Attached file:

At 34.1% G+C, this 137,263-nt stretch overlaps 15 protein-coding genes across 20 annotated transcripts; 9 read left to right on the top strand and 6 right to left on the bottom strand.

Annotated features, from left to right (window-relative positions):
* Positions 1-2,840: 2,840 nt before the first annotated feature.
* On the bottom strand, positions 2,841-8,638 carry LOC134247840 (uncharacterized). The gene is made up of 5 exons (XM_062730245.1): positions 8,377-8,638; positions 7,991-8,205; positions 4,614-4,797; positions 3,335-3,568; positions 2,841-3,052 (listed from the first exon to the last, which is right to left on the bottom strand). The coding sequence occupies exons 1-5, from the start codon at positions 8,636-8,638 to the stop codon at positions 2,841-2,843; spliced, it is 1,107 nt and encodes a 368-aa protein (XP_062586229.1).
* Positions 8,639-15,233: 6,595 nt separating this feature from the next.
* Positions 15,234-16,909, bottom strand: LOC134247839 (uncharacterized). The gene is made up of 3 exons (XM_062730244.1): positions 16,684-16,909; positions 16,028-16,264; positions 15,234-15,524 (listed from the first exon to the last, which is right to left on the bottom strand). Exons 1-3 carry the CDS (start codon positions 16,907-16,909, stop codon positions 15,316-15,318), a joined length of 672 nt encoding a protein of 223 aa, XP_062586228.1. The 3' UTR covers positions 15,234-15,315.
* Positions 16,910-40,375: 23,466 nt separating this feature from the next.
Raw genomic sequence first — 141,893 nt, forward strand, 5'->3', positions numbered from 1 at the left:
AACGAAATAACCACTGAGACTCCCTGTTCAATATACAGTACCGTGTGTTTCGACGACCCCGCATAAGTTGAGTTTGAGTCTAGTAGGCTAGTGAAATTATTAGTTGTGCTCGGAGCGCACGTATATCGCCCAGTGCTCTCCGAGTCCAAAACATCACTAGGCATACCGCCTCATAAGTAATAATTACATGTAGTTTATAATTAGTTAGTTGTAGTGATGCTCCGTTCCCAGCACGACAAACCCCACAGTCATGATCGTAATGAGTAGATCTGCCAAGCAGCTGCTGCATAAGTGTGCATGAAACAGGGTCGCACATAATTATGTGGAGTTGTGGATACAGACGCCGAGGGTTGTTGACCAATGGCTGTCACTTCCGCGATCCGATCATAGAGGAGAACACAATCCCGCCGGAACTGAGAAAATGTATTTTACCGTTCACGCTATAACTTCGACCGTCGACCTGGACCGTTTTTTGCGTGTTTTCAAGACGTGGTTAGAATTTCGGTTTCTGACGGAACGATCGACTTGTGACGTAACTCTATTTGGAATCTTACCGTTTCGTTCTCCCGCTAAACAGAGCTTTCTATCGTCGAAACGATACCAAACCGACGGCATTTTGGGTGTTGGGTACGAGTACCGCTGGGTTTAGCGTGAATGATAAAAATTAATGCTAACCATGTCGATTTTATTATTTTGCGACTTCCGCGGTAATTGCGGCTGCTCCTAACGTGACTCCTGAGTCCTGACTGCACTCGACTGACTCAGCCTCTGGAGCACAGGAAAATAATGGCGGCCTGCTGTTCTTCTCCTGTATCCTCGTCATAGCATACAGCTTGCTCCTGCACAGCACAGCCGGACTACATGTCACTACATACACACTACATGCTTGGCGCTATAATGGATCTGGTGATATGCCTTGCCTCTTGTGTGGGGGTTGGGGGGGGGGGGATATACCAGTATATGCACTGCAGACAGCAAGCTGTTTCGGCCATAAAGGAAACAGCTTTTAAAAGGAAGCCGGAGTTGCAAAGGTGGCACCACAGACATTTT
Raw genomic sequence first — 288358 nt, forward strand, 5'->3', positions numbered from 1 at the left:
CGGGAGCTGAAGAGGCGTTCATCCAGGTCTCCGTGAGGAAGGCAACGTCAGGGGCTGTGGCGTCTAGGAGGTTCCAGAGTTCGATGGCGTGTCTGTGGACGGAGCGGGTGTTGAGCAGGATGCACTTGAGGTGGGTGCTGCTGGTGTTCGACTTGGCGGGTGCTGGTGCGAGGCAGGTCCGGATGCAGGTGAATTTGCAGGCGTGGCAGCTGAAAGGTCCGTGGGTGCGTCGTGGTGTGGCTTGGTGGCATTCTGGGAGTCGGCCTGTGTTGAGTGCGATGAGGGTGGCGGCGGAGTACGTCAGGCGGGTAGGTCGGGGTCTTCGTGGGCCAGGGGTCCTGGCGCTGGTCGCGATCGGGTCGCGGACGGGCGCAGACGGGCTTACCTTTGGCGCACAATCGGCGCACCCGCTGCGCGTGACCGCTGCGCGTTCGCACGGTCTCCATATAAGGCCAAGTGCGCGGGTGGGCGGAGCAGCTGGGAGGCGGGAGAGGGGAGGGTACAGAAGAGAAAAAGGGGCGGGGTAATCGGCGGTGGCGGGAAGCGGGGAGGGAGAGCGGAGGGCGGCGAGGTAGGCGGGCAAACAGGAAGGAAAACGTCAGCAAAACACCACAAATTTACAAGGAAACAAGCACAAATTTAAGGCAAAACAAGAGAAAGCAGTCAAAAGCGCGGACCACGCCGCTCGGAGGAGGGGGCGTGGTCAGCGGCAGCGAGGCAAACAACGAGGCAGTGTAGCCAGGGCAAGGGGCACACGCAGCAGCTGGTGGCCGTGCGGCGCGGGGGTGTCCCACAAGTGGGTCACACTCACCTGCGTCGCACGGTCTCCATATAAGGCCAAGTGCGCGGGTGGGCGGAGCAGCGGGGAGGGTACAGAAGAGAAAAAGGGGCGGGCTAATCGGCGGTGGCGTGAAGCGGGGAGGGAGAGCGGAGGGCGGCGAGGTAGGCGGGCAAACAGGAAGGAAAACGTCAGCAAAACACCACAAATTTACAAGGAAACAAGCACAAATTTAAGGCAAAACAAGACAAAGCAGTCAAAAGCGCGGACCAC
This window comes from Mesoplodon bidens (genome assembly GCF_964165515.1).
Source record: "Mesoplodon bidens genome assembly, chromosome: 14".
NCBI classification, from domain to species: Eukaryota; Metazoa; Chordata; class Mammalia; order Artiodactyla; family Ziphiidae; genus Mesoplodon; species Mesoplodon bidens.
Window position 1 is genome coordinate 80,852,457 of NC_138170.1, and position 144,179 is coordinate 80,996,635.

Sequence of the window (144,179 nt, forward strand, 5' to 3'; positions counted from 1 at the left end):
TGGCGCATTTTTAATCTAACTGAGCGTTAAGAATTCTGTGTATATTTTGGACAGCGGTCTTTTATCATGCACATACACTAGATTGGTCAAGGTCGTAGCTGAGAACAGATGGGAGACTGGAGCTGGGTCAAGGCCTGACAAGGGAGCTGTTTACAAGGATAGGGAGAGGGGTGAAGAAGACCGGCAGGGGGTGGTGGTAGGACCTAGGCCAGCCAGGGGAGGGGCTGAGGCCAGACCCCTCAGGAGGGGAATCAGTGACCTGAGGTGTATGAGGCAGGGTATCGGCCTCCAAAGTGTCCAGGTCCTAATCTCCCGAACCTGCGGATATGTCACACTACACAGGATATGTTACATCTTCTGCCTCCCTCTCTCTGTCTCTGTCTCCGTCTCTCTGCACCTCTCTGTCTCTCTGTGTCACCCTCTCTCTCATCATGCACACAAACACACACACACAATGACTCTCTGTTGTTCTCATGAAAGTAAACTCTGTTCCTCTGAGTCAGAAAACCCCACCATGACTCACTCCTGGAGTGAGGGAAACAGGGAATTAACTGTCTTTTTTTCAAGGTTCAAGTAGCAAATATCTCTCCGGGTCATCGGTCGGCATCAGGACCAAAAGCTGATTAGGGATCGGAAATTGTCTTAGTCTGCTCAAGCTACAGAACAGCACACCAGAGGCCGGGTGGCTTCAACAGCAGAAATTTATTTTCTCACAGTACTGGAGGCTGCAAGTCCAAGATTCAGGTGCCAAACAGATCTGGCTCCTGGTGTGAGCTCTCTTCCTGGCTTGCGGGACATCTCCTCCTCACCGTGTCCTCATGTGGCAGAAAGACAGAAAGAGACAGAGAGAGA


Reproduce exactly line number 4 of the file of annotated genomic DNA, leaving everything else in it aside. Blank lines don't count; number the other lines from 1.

* On the bottom strand, positions 2,841-8,638 carry LOC134247840 (uncharacterized). The gene is made up of 5 exons (XM_062730245.1): positions 8,377-8,638; positions 7,991-8,205; positions 4,614-4,797; positions 3,335-3,568; positions 2,841-3,052 (listed from the first exon to the last, which is right to left on the bottom strand). The coding sequence occupies exons 1-5, from the start codon at positions 8,636-8,638 to the stop codon at positions 2,841-2,843; spliced, it is 1,107 nt and encodes a 368-aa protein (XP_062586229.1).